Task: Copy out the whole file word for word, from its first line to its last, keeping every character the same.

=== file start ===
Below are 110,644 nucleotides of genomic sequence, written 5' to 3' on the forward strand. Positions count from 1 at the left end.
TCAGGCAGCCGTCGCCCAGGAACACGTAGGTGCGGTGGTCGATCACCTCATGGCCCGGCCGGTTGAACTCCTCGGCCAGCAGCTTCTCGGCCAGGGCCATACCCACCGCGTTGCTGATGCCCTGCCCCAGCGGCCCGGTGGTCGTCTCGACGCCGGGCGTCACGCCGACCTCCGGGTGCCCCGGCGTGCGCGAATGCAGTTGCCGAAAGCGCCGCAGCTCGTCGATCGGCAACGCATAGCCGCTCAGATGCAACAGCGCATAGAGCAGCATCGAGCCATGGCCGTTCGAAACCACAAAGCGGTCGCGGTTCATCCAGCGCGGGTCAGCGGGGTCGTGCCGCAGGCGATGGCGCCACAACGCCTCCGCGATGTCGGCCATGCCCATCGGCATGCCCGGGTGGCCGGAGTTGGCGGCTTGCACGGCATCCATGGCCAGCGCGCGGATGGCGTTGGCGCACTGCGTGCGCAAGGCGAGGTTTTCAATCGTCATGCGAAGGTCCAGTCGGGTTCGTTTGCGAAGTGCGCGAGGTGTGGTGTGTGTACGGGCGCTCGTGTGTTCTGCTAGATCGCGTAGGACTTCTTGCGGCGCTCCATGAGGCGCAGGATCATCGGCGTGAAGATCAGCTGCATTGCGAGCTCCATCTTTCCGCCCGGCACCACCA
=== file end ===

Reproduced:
Below are 110,644 nucleotides of genomic sequence, written 5' to 3' on the forward strand. Positions count from 1 at the left end.
TCAGGCAGCCGTCGCCCAGGAACACGTAGGTGCGGTGGTCGATCACCTCATGGCCCGGCCGGTTGAACTCCTCGGCCAGCAGCTTCTCGGCCAGGGCCATACCCACCGCGTTGCTGATGCCCTGCCCCAGCGGCCCGGTGGTCGTCTCGACGCCGGGCGTCACGCCGACCTCCGGGTGCCCCGGCGTGCGCGAATGCAGTTGCCGAAAGCGCCGCAGCTCGTCGATCGGCAACGCATAGCCGCTCAGATGCAACAGCGCATAGAGCAGCATCGAGCCATGGCCGTTCGAAACCACAAAGCGGTCGCGGTTCATCCAGCGCGGGTCAGCGGGGTCGTGCCGCAGGCGATGGCGCCACAACGCCTCCGCGATGTCGGCCATGCCCATCGGCATGCCCGGGTGGCCGGAGTTGGCGGCTTGCACGGCATCCATGGCCAGCGCGCGGATGGCGTTGGCGCACTGCGTGCGCAAGGCGAGGTTTTCAATCGTCATGCGAAGGTCCAGTCGGGTTCGTTTGCGAAGTGCGCGAGGTGTGGTGTGTGTACGGGCGCTCGTGTGTTCTGCTAGATCGCGTAGGACTTCTTGCGGCGCTCCATGAGGCGCAGGATCATCGGCGTGAAGATCAGCTGCATTGCGAGCTCCATCTTTCCGCCCGGCACCACCA